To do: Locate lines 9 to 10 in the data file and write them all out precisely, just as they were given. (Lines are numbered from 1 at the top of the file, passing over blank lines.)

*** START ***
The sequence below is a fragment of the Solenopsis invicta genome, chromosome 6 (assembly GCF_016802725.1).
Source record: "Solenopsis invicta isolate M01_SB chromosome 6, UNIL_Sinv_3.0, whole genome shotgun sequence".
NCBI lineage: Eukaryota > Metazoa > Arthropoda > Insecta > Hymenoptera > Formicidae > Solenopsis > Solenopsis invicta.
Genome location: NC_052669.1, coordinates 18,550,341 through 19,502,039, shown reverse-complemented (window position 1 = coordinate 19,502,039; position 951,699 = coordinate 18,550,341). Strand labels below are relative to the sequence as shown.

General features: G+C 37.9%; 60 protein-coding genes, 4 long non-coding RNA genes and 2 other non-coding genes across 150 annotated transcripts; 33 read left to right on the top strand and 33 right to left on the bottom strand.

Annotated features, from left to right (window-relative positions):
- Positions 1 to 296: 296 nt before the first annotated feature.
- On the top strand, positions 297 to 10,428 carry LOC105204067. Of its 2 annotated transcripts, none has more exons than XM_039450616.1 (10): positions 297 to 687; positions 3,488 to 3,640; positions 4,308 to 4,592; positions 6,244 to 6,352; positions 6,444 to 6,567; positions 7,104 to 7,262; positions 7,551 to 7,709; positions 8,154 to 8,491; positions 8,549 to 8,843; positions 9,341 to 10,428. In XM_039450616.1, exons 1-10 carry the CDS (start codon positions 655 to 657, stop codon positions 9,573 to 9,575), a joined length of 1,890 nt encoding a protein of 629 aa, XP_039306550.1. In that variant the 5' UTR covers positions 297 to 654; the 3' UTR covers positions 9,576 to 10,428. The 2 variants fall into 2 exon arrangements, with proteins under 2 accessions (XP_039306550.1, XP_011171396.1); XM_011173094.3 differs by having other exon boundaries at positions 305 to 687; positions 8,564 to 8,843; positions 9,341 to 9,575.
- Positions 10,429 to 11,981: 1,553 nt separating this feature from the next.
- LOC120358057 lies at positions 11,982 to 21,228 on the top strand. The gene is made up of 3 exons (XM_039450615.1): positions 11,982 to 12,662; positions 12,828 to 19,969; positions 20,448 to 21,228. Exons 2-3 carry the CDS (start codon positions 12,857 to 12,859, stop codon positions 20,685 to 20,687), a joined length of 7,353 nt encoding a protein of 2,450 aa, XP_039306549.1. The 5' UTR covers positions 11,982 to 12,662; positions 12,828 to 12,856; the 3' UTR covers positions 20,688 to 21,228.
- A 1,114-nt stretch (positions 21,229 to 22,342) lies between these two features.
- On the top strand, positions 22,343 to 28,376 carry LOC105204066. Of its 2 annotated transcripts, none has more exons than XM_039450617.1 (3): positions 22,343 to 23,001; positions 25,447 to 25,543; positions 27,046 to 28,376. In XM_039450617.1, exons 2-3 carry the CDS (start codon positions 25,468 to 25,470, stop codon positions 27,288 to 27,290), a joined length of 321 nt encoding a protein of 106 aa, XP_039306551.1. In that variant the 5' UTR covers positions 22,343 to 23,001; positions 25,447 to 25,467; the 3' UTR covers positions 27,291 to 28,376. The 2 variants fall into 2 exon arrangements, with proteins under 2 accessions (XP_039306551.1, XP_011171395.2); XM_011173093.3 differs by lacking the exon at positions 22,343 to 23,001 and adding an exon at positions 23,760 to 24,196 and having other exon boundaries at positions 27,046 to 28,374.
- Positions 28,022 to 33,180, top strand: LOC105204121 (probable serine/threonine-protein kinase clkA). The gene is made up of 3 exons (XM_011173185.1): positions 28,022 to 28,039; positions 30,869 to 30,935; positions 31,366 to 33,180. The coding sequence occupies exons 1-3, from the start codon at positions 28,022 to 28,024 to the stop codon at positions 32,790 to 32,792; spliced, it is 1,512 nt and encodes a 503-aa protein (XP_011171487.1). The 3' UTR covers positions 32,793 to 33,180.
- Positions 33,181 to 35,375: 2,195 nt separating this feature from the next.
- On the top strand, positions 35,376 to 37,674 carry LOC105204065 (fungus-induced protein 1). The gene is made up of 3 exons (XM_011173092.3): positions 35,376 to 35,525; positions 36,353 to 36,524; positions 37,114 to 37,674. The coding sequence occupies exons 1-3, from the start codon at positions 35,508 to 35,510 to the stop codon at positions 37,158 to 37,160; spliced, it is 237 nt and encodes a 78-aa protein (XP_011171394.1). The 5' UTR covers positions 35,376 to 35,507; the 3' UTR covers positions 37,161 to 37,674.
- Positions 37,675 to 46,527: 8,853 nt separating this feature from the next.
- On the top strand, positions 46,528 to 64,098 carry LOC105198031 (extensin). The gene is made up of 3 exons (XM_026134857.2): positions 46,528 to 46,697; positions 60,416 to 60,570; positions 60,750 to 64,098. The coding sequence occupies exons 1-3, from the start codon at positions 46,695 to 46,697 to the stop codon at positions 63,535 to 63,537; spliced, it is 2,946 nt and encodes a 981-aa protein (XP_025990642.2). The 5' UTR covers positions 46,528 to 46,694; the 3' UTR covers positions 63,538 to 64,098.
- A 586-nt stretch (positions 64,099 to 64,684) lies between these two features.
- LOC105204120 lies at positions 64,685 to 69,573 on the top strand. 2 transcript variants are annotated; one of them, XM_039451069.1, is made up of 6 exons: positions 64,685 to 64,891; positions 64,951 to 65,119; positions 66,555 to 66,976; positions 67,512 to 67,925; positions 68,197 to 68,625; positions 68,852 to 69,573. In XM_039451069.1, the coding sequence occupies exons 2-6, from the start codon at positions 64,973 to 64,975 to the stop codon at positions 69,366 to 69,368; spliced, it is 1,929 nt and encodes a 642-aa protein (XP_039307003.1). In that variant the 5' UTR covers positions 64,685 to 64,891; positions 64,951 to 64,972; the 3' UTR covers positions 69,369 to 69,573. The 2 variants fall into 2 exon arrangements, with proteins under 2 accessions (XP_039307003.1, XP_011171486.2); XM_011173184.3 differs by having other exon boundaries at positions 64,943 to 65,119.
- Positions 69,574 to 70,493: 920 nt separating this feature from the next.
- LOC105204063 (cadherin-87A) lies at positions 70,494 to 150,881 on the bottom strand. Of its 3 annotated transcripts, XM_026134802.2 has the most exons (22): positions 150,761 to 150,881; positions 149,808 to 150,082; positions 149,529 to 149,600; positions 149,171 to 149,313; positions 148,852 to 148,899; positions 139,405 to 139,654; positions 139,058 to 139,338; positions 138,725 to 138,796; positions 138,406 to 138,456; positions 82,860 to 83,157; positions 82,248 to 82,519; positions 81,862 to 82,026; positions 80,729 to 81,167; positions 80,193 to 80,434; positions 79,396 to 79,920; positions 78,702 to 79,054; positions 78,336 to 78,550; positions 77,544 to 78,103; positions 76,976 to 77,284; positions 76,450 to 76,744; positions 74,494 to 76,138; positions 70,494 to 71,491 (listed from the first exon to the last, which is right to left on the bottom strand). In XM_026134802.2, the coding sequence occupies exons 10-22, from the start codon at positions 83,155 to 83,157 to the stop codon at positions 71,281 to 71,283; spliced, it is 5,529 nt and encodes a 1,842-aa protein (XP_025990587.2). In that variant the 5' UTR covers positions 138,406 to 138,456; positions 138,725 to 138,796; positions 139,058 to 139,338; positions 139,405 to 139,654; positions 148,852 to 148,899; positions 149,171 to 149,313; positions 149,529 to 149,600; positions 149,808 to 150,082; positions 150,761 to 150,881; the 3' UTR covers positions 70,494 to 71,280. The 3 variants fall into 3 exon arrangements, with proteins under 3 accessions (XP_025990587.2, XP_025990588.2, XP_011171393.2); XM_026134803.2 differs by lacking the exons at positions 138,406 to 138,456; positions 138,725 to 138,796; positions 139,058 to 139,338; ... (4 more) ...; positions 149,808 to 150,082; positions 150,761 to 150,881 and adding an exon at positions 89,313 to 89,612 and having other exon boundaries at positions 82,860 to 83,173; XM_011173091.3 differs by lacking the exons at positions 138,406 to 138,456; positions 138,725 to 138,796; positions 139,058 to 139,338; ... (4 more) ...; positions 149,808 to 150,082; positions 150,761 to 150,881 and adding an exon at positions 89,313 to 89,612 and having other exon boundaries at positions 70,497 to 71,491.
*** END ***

- Positions 10,429 to 11,981: 1,553 nt separating this feature from the next.
- LOC120358057 lies at positions 11,982 to 21,228 on the top strand. The gene is made up of 3 exons (XM_039450615.1): positions 11,982 to 12,662; positions 12,828 to 19,969; positions 20,448 to 21,228. Exons 2-3 carry the CDS (start codon positions 12,857 to 12,859, stop codon positions 20,685 to 20,687), a joined length of 7,353 nt encoding a protein of 2,450 aa, XP_039306549.1. The 5' UTR covers positions 11,982 to 12,662; positions 12,828 to 12,856; the 3' UTR covers positions 20,688 to 21,228.